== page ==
On the eve of a court ruling that could determine the fate of the Thirty Meter Telescope in Hawaii, public support for the stalled $1.4 billion project has never been stronger.
And that goes especially for Native Hawaiians, who have shown a dramatic shift in opinion regarding the proposed next-generation observatory, according to the latest Hawaii Poll commissioned by the Honolulu Star-Advertiser.
Conducted March 13-18 by Mason-Dixon Polling & Strategy of Washington, D.C., the poll asked 800 randomly selected registered voters across the state if they support or oppose the construction of the TMT on Mauna Kea.
Some 77 percent of the respondents said they support the TMT, whose fate may rest in the hands of the Hawaii Supreme Court in the coming months. Only 15 percent were opposed, while 8 percent were undecided.
The last Hawaii Poll to ask the question of voters statewide — in January 2016 — found that the TMT was backed by 67 percent of those queried.
But an even more dramatic change was seen among Native Hawaiians.
Two years ago, some 59 percent of Hawaiians statewide told the Hawaii Poll they opposed the TMT’s construction, while only 39 percent offered support and just 2 percent declined to give an opinion.
In the latest poll, 72 percent expressed support for the telescope, while 23 percent were against and 5 percent were undecided.
What happened in the last two years?
“People are starting to realize this opportunity is once in a lifetime. We can’t afford to give it away,” said Richard Ha, director of Perpetuating Unique Educational Opportunities (PUEO), the Native Hawaiian nonprofit that formed to help support the TMT.
But Kailua resident Kawika Villa, 39, a Native Hawaiian who participated in the poll, said he was surprised to hear so many Hawaiians supported the telescope.
“I don’t know any Hawaiians who support it,” he said.
Villa said he opposes the project for cultural reasons and because he doesn’t like the way the University of Hawaii has managed the summit of Hawaii’s tallest mountain, among other things.
“I know that in order to gain favor and approval, a lot of money has been spent to persuade people to back the TMT and to be happy it’s going to be here,” he said. “A lot of people supported rail when it started, but now they see what’s happening, and they hate the rail.”
The state Supreme Court is now weighing two appeals regarding the TMT, one challenging the project’s sublease and the other the conservation district use permit. Oral arguments were heard on the sublease issue last week, while written briefs and responses are still being submitted in the other case.
If the Court grants either appeal, the project could be jettisoned to TMT International Observatory LLC’s backup site in the Canary Islands.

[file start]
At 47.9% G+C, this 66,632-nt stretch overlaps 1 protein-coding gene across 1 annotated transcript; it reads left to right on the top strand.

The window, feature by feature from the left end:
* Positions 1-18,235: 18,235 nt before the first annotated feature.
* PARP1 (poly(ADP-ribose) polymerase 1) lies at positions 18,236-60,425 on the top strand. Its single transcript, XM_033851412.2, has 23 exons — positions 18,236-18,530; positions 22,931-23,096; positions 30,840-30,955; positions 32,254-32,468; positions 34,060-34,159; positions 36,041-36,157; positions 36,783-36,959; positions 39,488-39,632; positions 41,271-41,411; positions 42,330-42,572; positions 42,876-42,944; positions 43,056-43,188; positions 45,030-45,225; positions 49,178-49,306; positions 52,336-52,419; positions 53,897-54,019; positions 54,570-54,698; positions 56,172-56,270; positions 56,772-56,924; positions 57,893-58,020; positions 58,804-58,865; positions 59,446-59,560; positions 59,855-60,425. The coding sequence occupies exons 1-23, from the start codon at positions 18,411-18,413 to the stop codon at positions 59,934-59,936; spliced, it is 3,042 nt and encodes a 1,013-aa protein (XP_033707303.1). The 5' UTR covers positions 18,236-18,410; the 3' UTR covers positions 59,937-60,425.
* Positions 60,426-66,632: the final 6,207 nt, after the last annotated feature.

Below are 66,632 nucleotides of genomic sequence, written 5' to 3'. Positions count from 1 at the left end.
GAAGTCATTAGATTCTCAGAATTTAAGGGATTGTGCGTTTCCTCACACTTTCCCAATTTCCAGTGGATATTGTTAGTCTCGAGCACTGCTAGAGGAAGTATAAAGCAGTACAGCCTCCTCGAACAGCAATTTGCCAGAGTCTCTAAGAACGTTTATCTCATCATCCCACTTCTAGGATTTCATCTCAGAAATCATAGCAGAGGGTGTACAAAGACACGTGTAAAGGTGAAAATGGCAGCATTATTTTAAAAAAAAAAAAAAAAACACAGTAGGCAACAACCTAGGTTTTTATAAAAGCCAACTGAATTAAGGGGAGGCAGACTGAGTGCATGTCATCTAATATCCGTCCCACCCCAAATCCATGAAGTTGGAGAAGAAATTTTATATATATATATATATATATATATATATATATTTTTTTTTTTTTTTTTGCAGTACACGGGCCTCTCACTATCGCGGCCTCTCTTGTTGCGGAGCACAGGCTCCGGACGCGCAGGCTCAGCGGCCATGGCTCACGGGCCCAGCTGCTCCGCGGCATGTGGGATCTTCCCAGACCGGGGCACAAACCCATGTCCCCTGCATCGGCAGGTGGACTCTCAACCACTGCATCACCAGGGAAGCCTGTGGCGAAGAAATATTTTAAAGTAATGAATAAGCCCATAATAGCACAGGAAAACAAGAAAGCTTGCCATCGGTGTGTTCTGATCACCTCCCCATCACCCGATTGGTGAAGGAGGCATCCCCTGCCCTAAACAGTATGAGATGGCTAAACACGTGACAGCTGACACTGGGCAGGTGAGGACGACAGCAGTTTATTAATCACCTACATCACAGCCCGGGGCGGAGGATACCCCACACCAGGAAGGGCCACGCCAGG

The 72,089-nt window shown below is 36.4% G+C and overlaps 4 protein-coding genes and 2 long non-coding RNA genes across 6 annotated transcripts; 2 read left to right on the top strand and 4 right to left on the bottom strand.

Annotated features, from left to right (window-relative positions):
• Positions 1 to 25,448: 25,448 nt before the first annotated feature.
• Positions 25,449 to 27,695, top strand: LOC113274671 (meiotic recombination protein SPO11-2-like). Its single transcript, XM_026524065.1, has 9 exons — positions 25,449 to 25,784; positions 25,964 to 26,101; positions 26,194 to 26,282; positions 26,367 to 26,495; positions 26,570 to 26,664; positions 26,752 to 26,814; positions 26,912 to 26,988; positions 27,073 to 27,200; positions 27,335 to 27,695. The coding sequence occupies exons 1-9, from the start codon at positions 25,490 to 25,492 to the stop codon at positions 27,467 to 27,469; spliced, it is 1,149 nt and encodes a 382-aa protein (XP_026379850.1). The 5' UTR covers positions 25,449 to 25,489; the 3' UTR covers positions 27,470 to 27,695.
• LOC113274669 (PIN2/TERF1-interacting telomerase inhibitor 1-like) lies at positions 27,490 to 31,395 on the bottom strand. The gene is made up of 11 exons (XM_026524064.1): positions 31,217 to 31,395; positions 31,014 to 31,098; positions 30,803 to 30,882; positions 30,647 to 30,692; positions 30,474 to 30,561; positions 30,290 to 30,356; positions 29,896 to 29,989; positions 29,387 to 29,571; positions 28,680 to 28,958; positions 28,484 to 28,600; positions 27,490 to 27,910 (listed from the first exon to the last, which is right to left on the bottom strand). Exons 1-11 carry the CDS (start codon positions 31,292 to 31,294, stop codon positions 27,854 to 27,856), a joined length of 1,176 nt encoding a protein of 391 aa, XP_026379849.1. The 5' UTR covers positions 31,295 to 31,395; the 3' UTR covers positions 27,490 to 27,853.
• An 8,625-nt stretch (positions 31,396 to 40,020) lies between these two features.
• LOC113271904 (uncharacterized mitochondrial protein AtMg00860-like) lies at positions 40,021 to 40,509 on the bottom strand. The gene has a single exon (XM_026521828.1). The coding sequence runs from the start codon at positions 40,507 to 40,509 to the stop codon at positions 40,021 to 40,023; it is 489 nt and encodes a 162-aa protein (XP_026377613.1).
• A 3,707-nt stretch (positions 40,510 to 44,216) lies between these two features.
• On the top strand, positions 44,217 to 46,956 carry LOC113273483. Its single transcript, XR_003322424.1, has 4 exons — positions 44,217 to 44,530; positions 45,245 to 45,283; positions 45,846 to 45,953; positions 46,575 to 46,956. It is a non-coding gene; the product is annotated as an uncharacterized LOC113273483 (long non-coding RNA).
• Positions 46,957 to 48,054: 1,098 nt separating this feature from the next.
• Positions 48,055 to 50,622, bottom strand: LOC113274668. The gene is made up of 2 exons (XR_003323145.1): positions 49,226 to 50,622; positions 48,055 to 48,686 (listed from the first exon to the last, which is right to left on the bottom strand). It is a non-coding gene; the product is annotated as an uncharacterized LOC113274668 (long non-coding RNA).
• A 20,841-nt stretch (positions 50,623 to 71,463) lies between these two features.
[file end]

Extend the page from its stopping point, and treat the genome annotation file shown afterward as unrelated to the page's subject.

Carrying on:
The Hawaii Poll, broken down even further, found an even larger pool of TMT support on Oahu, where 80 percent voiced their endorsement. Only 12 percent opposed, while 8 percent were undecided.
On the neighbor islands, 74 percent of respondents offered their support to the observatory, while 19 percent opposed and 7 percent were undecided.
The margin for error is 3.5 percent either way, which means there’s a 95 percent probability of the truth falling within that range if all voters were surveyed, according to pollster Mason-Dixon. The margin for error on the sub-sample of 535 Oahu voters is 4.3 percent, plus or minus, while it is even higher for a sub-group such as Hawaiians.
Asked to respond to the poll results, TMT spokesman Scott Ishikawa said the organization is grateful for the public’s support and encouraged that it continues to grow.
“We remain firmly committed to being good stewards of the mountain and good neighbors in the community. We are deeply respectful of Hawaiian culture, and committed to creating scientific and economic benefits for our state, as well as educational opportunities for Hawaii students,” he said in a statement.
Doug Simons, director of the Canada-France-Hawaii Telescope on Mauna Kea, said he wasn’t surprised by the general upward trend in support for the TMT. He said more people every day are learning about the importance of Hawaii astronomy and its benefits, including an annual economic impact to Hawaii island of more than $90 million.
As for Native Hawaiians, Simons said he was both surprised and amazed at the size of the opinion shift.
He noted, however, that the issue isn’t as volatile as it once was. He said he’s observed less vocal opposition to the TMT in meetings on both Oahu and the Big Island in recent months.
“Maybe that’s reflected in the poll,” he said. “In any case, it’s good news.”
Kealoha Pisciotta, president of Mauna Kea Anaina Hou and leader of the Mauna Kea Hui anti-TMT petitioners, said the TMT question is not a popularity contest. It’s a legal and constitutional question about Native Hawaiian rights and the destruction of the water source, among other issues, she said.
“If they polled people prior to Brown v. Board of Education, they probably would have found that discrimination is OK, too,” she said.
Pisciotta said she finds the poll’s results a little hard to believe, particularly in regard to Native Hawaiians.
“On the Big Island, I don’t see those numbers,” she said. “It’s not a reflection or a feeling I get here — not at all.”
The Hawaii Poll – March 2018: TMT by Honolulu Star-Advertiser on Scribd